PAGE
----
Midbody (cell biology)

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The midbody is a transient structure found in mammalian cells and is present near the end of cytokinesis just prior to the complete separation of the dividing cells. The structure was first described by Walther Flemming in 1891.[1]


A middle stage midbody stained with tubulin

The midbody structure contains bundles of microtubules derived from the mitotic spindle which compacts during the final stages of cell division. It has a typical diameter of 1 micrometre and a length of 3 to 5 micrometres.[2] Aside from microtubules it also contains various proteins involved in cytokinesis, asymmetric cell division, and chromosome segregation.

The midbody is important for completing the final stages of cytokinesis, a process called abscission.[3] During symmetric abscission, the midbody is severed at each end and released into the cellular environment.

Role in intercellular signalling[edit]

It was long assumed that the midbody was simply a structural part of cytokinesis, and was totally degraded with the completion of mitosis. However, it is now understood that post-abscission, the midbody is converted into an endosome-like signalling molecule, and can be internalised by nearby cells.[4]

This endosome is marked by MKLP1, and can persist for up to 48 hours once internalised into another cell.[4] It is coated in Actin, which is slowly degraded by the internalising cell.

Related proteins[edit]


  1. ^ Paweletz N (January 2001). "Walther Flemming: pioneer of mitosis research". Nature Reviews. Molecular Cell Biology. 2 (1): 72–75. doi:10.1038/35048077. PMID 11413469. S2CID 205011982.
  2. ^ Mullins JM, McIntosh JR (September 1982). "Isolation and initial characterization of the mammalian midbody". The Journal of Cell Biology. 94 (3): 654–661. doi:10.1083/jcb.94.3.654. PMC 2112229. PMID 7130277.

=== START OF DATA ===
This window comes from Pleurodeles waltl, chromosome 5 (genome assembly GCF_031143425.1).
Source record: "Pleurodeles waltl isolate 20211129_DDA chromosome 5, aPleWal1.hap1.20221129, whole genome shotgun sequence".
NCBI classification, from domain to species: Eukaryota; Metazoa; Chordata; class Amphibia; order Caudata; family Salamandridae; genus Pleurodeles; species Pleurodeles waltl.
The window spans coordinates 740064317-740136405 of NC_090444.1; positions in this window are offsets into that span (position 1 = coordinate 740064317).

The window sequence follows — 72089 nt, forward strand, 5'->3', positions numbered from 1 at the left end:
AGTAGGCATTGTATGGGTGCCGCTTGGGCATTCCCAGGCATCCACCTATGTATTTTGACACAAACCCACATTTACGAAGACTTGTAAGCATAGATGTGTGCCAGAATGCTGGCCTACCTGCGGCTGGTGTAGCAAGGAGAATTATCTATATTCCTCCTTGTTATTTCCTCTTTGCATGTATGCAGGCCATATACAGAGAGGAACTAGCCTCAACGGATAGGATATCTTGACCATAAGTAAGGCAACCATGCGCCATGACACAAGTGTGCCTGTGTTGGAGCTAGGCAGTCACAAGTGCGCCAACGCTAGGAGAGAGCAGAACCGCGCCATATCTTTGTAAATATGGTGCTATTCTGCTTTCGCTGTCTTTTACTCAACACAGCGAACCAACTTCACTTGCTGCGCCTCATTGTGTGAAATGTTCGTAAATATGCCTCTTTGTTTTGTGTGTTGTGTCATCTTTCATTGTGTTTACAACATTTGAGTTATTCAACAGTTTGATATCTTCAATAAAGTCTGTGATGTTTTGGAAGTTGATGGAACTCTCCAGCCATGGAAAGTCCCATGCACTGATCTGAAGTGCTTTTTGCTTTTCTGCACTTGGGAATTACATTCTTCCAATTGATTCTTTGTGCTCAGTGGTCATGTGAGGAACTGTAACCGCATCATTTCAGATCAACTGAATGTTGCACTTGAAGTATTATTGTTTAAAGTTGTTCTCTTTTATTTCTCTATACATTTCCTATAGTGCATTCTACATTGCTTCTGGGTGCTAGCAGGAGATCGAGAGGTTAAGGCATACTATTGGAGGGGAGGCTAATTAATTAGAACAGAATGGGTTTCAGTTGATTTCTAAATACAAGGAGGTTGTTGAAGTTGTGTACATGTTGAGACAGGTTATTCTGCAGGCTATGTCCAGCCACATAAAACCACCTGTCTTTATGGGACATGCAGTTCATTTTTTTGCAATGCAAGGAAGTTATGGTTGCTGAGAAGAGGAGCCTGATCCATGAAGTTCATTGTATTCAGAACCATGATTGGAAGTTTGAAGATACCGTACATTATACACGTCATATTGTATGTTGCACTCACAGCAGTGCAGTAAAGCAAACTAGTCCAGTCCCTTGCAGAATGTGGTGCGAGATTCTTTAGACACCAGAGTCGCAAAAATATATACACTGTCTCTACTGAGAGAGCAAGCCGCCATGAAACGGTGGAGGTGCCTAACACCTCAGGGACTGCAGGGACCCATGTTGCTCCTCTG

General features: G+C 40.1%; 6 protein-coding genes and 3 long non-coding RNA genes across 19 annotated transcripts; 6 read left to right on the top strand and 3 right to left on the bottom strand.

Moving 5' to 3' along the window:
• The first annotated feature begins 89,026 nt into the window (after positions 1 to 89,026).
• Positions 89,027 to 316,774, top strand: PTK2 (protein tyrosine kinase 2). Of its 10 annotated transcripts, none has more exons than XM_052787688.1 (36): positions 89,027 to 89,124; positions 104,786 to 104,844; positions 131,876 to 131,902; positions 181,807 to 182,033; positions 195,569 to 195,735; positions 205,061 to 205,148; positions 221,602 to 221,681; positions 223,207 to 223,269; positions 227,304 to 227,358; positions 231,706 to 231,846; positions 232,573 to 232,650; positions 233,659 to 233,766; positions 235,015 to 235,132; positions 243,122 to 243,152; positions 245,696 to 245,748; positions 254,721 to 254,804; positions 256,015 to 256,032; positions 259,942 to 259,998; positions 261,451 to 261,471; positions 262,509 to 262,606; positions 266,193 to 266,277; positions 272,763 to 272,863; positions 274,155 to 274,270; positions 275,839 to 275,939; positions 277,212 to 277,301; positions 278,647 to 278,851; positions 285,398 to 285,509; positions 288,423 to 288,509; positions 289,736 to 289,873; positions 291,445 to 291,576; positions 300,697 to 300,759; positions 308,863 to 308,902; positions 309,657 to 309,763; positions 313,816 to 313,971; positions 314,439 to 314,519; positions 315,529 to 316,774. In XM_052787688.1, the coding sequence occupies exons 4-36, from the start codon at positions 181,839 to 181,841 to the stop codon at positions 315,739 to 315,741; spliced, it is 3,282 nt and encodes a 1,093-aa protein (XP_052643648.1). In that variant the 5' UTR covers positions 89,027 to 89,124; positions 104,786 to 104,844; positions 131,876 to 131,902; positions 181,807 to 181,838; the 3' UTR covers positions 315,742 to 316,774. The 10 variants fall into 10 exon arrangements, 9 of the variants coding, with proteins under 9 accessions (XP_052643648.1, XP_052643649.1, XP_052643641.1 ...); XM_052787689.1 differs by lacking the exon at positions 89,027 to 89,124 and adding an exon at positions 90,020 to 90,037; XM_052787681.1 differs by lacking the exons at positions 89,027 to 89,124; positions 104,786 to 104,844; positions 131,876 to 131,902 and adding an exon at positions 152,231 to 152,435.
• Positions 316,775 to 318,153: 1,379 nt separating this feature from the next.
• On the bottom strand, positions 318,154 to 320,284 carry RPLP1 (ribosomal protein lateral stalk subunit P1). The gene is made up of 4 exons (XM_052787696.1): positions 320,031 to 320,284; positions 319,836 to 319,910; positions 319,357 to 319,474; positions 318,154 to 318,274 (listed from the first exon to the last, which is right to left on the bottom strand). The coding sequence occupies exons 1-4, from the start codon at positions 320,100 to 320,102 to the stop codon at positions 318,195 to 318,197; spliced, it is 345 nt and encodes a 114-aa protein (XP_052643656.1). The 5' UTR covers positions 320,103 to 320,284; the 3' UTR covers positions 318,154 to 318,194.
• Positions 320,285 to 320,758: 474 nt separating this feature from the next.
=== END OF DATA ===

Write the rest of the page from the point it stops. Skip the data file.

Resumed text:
3. ^ Skop AR, Liu H, Yates J, Meyer BJ, Heald R (July 2004). "Dissection of the mammalian midbody proteome reveals conserved cytokinesis mechanisms". Science. 305 (5680): 61–66. Bibcode:2004Sci...305...61S. doi:10.1126/science.1097931. PMC 3679889. PMID 15166316.
  4. ^ a b Peterman E, Gibieža P, Schafer J, Skeberdis VA, Kaupinis A, Valius M, et al. (July 2019). "The post-abscission midbody is an intracellular signaling organelle that regulates cell proliferation". Nature Communications. 10 (1): 3181. Bibcode:2019NatCo..10.3181P. doi:10.1038/s41467-019-10871-0. PMC 6639393. PMID 31320617.
  5. ^ a b c Iwamori T, Iwamori N, Ma L, Edson MA, Greenbaum MP, Matzuk MM (May 2010). "TEX14 interacts with CEP55 to block cell abscission". Molecular and Cellular Biology. 30 (9): 2280–2292. doi:10.1128/MCB.01392-09. PMC 2863583. PMID 20176808.
  6. ^ Capalbo L, Bassi ZI, Geymonat M, Todesca S, Copoiu L, Enright AJ, et al. (October 2019). "The midbody interactome reveals unexpected roles for PP1 phosphatases in cytokinesis". Nature Communications. 10 (1): 4513. Bibcode:2019NatCo..10.4513C. doi:10.1038/s41467-019-12507-9. PMC 6778137. PMID 31586073.